Appendicectomy in private practice in KwaZulu-Natal Province, South Africa
Background. The treatment of appendicitis is regarded as a bellwether procedure that can be used to describe the delivery of essential surgical care. Little has been published on clinical outcomes in the private sector in South Africa (SA), and this study attempts to address this deficiency.
Objectives. To extend our understanding of the outcomes of acute appendicitis in the public and private sectors in SA.
Methods. Data on patients covered by a leading medical aid who underwent appendicectomy in 26 private hospitals in Durban and Pietermaritzburg, KwaZulu-Natal Province, during the period 2010 - 2015 were obtained and compared with existing data from a recent study of patients with appendicitis treated in the Pietermaritzburg academic complex.
Results. Between January 2010 and December 2015, 397 patients covered by the medical aid underwent appendicectomy in private hospitals. Their mean age was 29.7 years (range 3.7 - 87.6), the mean length of stay 4.6 days (range 1 - 41) and the mean operation time 70.6 minutes (range 24.0 - 335.0). Of the procedures 66.5% were laparoscopic. A total of 33 patients (8.3%) required intensive care unit (ICU) admission, and 38 (9.6%) were readmitted. While there was no information on the reasons for readmission, this is a proxy marker for possible complications. The mean total event cost per patient was ZAR38 934. A total of 134 open operations were performed (33.8%). In the state sector, a total of 1 004 patients were documented. The mean patient age was 20.2 years (difference not statistically significant), mean length of stay was significantly longer at 7.3 days (p=0.02, one-tailed t-test), and 10% of patients required ICU admission. In the state hospitals only 3% of the operations were laparoscopic. None of the private sector patients but 40% of the state patients required further surgery.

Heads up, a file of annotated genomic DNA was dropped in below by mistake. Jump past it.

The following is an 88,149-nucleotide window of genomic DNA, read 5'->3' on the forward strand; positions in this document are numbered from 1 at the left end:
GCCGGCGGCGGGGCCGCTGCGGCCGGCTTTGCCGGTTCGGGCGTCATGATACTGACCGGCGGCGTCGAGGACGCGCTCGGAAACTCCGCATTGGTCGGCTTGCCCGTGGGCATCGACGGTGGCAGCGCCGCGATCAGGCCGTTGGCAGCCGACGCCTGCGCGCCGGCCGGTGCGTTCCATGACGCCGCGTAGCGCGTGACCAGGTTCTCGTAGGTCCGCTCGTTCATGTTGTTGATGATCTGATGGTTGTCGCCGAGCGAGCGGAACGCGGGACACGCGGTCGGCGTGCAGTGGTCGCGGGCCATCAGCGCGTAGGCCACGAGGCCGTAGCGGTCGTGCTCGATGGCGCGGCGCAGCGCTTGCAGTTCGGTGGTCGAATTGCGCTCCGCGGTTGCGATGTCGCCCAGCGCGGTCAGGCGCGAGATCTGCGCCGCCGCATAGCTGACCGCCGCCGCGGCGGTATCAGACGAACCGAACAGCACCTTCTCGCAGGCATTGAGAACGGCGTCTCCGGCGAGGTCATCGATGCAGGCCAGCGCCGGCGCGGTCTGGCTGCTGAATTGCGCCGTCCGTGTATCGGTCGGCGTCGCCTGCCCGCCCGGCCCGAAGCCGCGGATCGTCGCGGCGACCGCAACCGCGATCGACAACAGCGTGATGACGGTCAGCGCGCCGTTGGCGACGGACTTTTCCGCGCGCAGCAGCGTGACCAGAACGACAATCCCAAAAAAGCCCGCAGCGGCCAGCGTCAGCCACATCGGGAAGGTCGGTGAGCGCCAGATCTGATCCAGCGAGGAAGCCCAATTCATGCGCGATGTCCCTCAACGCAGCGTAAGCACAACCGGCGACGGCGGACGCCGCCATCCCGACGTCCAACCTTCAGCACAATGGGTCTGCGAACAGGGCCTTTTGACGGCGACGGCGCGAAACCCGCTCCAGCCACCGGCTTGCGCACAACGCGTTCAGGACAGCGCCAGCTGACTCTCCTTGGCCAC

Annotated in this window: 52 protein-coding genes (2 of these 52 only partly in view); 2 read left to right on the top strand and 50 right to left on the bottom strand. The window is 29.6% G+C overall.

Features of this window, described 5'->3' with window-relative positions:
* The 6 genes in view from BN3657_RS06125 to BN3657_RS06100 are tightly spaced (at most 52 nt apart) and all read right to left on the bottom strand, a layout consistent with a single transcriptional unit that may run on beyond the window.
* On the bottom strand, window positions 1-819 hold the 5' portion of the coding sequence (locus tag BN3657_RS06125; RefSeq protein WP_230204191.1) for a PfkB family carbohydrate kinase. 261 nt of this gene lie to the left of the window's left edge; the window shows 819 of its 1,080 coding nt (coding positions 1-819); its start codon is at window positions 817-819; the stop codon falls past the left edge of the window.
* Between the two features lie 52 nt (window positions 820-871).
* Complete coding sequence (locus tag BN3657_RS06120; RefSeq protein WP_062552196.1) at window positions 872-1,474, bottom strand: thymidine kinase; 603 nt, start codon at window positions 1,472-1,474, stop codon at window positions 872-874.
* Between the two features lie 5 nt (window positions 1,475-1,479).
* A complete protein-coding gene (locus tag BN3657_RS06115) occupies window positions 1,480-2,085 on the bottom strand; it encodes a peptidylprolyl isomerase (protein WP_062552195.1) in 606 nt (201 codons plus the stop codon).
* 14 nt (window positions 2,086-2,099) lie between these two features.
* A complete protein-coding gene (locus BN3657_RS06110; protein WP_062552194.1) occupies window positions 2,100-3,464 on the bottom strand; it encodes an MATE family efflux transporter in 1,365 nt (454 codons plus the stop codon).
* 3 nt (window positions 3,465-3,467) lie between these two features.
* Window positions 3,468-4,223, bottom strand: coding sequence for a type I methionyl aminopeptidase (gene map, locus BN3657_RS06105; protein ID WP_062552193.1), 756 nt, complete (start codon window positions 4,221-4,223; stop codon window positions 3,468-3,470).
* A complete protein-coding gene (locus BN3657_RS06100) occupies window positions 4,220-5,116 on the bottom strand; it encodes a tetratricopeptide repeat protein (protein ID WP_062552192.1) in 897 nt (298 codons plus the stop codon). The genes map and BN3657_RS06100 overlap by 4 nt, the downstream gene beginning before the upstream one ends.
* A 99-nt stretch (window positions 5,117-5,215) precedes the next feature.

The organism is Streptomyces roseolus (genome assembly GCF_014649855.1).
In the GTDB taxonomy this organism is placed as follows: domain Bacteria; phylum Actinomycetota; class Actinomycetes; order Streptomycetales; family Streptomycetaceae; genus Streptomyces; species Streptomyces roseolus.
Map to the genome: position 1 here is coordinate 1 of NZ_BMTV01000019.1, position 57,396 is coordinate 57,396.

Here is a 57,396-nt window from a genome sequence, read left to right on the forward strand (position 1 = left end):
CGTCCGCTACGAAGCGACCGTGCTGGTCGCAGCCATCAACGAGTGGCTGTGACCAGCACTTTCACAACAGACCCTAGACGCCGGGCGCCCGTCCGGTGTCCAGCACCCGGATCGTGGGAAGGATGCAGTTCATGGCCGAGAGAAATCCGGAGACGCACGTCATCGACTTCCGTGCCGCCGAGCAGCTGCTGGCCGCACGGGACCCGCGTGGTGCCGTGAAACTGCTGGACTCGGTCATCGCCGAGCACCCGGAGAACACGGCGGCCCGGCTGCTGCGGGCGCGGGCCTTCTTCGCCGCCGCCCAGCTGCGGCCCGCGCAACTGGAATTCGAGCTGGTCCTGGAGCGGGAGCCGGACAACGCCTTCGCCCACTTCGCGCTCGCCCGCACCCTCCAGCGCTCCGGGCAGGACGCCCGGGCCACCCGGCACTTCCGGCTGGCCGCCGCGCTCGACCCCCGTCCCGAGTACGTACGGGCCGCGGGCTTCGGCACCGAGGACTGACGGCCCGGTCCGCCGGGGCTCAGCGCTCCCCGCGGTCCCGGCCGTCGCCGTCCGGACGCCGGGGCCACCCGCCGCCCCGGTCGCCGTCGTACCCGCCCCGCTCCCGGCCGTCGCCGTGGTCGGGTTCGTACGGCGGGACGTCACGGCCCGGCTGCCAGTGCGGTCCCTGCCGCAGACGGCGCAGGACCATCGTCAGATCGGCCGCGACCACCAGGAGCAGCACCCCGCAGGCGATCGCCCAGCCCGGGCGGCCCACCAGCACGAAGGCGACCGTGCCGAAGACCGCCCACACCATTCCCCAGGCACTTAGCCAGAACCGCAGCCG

Conclusions. Medical aid data provide useful information on disease profiles and outcomes in private practice. The outcome of acute appendicitis in the private sector appears to be significantly better than in the state sector. Further work is required to fully elucidate the reasons for this, although late presentation in the state patients almost certainly contributes to their poor outcome. In terms of cost, SA private practice appears to be highly efficient and is relatively inexpensive in comparison with international equivalents.
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